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The rural warCaptain Swing and the politics of protest$
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Carl J. Griffin

Print publication date: 2012

Print ISBN-13: 9780719086267

Published to Manchester Scholarship Online: May 2013

DOI: 10.7228/manchester/9780719086267.001.0001

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Rough men, pleasant histories

Rough men, pleasant histories

Chapter:
(p.15) 1 Rough men, pleasant histories
Source:
The rural war
Author(s):

Carl J. Griffin

Publisher:
Manchester University Press
DOI:10.7228/manchester/9780719086267.003.0002

This chapter examines the changing understandings of Swing, locating the arguments in terms of the historiographical evolutions in the study of rural history and popular protest. John and Barbara Hammonds' The Village Labourer in 1911 was the first archival analysis of Swing. Between 1911 and the publication of Hobsbawm and Rudé's Captain Swing in 1969, interest in Swing was sustained through a series of studies that built on the Hammonds' account, adding local depth and detail. The chapter concludes that in focusing on localised protests out of context of the wider evolution and diffusion of the movement, there is a danger of ignoring the fact that Swing was more than the sum of its local parts.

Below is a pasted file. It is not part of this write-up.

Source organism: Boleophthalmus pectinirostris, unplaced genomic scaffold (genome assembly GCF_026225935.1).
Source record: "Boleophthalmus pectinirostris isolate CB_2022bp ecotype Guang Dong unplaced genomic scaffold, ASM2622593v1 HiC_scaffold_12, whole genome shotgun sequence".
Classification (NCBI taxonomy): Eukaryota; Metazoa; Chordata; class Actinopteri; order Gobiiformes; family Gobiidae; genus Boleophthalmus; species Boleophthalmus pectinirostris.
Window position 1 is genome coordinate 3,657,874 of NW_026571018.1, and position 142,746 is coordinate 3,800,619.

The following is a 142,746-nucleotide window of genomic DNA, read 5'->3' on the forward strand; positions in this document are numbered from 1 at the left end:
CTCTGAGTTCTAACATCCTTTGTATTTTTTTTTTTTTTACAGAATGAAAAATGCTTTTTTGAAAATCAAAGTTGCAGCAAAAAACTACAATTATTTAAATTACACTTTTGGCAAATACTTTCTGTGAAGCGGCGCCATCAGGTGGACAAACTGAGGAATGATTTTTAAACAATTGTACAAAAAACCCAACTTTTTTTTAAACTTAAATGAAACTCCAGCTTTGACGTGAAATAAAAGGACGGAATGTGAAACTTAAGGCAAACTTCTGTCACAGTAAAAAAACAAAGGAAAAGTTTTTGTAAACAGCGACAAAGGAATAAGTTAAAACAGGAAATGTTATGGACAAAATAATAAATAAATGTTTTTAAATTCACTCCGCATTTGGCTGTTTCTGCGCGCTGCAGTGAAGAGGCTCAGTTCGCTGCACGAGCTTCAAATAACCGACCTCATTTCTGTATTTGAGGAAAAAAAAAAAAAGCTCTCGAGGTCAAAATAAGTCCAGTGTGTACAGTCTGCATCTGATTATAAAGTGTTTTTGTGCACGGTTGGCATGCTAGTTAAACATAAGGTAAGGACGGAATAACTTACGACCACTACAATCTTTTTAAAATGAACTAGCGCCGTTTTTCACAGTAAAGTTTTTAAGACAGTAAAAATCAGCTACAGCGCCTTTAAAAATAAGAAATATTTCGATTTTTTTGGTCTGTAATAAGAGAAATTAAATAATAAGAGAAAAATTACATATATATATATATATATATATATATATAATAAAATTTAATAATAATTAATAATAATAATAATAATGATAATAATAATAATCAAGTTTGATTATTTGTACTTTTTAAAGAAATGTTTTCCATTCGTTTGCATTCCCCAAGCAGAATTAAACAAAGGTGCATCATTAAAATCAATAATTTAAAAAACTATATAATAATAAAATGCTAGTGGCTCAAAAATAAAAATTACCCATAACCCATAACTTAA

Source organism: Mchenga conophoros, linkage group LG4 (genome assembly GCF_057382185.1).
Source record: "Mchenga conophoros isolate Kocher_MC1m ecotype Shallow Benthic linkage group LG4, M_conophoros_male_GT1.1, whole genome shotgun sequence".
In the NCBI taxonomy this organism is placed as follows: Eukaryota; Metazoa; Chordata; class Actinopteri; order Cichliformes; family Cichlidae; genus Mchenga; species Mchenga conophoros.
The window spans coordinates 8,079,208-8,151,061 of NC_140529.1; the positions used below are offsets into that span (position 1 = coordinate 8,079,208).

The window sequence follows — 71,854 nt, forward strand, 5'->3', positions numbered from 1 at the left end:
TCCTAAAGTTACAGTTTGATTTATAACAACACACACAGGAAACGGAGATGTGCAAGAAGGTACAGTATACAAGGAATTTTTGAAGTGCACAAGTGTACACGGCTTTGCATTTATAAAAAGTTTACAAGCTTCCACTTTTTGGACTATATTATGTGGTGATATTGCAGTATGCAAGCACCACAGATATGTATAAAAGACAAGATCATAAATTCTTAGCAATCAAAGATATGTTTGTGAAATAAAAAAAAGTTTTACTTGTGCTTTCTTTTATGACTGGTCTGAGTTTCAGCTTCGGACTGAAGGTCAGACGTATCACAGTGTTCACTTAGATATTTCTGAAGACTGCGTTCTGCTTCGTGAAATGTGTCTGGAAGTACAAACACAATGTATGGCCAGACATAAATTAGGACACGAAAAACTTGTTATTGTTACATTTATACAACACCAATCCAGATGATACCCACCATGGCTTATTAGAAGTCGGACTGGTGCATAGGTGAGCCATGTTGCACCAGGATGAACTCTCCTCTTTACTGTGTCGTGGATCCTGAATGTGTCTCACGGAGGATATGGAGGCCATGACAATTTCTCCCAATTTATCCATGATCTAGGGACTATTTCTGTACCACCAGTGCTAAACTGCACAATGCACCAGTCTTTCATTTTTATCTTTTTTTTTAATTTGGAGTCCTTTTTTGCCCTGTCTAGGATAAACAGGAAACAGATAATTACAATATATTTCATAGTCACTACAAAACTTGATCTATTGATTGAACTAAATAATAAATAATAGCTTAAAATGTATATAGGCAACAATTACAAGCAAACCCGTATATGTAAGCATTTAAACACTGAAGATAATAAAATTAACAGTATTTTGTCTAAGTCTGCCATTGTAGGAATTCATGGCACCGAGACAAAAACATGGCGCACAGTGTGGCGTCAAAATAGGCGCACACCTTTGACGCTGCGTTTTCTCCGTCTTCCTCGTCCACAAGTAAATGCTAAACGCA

Keywords:   popular protest, rural history, Village Labourer, Captain Swing

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